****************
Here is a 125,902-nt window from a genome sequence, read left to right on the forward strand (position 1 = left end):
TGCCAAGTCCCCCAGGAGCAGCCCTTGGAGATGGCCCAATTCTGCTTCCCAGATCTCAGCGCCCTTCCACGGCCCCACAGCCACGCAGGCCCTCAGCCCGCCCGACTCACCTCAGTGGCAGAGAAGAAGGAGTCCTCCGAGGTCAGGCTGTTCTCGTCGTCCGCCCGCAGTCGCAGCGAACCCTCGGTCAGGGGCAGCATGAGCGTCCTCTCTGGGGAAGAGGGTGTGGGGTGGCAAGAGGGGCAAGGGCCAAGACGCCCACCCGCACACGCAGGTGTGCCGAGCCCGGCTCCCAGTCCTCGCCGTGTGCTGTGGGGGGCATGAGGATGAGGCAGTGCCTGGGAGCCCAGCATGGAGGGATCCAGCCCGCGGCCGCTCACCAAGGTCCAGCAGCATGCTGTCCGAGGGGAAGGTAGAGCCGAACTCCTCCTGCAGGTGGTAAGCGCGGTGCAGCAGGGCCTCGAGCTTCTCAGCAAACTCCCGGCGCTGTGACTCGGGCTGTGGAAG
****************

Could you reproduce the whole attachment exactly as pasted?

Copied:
Here is a 125,902-nt window from a genome sequence, read left to right on the forward strand (position 1 = left end):
TGCCAAGTCCCCCAGGAGCAGCCCTTGGAGATGGCCCAATTCTGCTTCCCAGATCTCAGCGCCCTTCCACGGCCCCACAGCCACGCAGGCCCTCAGCCCGCCCGACTCACCTCAGTGGCAGAGAAGAAGGAGTCCTCCGAGGTCAGGCTGTTCTCGTCGTCCGCCCGCAGTCGCAGCGAACCCTCGGTCAGGGGCAGCATGAGCGTCCTCTCTGGGGAAGAGGGTGTGGGGTGGCAAGAGGGGCAAGGGCCAAGACGCCCACCCGCACACGCAGGTGTGCCGAGCCCGGCTCCCAGTCCTCGCCGTGTGCTGTGGGGGGCATGAGGATGAGGCAGTGCCTGGGAGCCCAGCATGGAGGGATCCAGCCCGCGGCCGCTCACCAAGGTCCAGCAGCATGCTGTCCGAGGGGAAGGTAGAGCCGAACTCCTCCTGCAGGTGGTAAGCGCGGTGCAGCAGGGCCTCGAGCTTCTCAGCAAACTCCCGGCGCTGTGACTCGGGCTGTGGAAG